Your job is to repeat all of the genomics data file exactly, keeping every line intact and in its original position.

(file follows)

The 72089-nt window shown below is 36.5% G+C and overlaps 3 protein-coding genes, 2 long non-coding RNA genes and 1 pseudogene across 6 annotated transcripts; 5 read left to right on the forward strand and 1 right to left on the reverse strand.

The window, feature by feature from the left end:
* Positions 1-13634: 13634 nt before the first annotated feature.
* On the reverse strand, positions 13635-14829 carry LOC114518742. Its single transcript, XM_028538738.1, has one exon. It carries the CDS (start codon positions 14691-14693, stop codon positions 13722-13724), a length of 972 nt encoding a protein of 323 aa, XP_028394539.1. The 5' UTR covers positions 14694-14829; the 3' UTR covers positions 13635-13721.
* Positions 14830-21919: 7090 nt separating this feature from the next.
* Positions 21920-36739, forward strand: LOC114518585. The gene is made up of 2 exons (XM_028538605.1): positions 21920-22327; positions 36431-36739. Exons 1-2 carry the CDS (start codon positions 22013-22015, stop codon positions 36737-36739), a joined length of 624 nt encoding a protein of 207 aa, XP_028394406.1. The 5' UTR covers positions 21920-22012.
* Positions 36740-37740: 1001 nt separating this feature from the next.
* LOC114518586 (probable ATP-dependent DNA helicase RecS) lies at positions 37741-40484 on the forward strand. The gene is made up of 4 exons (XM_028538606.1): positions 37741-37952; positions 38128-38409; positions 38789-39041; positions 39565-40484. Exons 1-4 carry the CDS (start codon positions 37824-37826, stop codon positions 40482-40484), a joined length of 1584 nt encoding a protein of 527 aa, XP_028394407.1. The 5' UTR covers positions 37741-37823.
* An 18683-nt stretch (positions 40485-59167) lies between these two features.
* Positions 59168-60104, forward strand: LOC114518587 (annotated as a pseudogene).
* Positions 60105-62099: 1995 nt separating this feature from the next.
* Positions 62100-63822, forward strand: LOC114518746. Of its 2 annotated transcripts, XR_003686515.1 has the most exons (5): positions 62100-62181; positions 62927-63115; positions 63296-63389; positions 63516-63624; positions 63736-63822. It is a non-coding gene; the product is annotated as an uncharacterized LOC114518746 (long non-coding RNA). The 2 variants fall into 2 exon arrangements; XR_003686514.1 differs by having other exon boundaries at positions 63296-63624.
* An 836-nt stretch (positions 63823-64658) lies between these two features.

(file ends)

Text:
The 72089-nt window shown below is 36.5% G+C and overlaps 3 protein-coding genes, 2 long non-coding RNA genes and 1 pseudogene across 6 annotated transcripts; 5 read left to right on the forward strand and 1 right to left on the reverse strand.

The window, feature by feature from the left end:
* Positions 1-13634: 13634 nt before the first annotated feature.
* On the reverse strand, positions 13635-14829 carry LOC114518742. Its single transcript, XM_028538738.1, has one exon. It carries the CDS (start codon positions 14691-14693, stop codon positions 13722-13724), a length of 972 nt encoding a protein of 323 aa, XP_028394539.1. The 5' UTR covers positions 14694-14829; the 3' UTR covers positions 13635-13721.
* Positions 14830-21919: 7090 nt separating this feature from the next.
* Positions 21920-36739, forward strand: LOC114518585. The gene is made up of 2 exons (XM_028538605.1): positions 21920-22327; positions 36431-36739. Exons 1-2 carry the CDS (start codon positions 22013-22015, stop codon positions 36737-36739), a joined length of 624 nt encoding a protein of 207 aa, XP_028394406.1. The 5' UTR covers positions 21920-22012.
* Positions 36740-37740: 1001 nt separating this feature from the next.
* LOC114518586 (probable ATP-dependent DNA helicase RecS) lies at positions 37741-40484 on the forward strand. The gene is made up of 4 exons (XM_028538606.1): positions 37741-37952; positions 38128-38409; positions 38789-39041; positions 39565-40484. Exons 1-4 carry the CDS (start codon positions 37824-37826, stop codon positions 40482-40484), a joined length of 1584 nt encoding a protein of 527 aa, XP_028394407.1. The 5' UTR covers positions 37741-37823.
* An 18683-nt stretch (positions 40485-59167) lies between these two features.
* Positions 59168-60104, forward strand: LOC114518587 (annotated as a pseudogene).
* Positions 60105-62099: 1995 nt separating this feature from the next.
* Positions 62100-63822, forward strand: LOC114518746. Of its 2 annotated transcripts, XR_003686515.1 has the most exons (5): positions 62100-62181; positions 62927-63115; positions 63296-63389; positions 63516-63624; positions 63736-63822. It is a non-coding gene; the product is annotated as an uncharacterized LOC114518746 (long non-coding RNA). The 2 variants fall into 2 exon arrangements; XR_003686514.1 differs by having other exon boundaries at positions 63296-63624.
* An 836-nt stretch (positions 63823-64658) lies between these two features.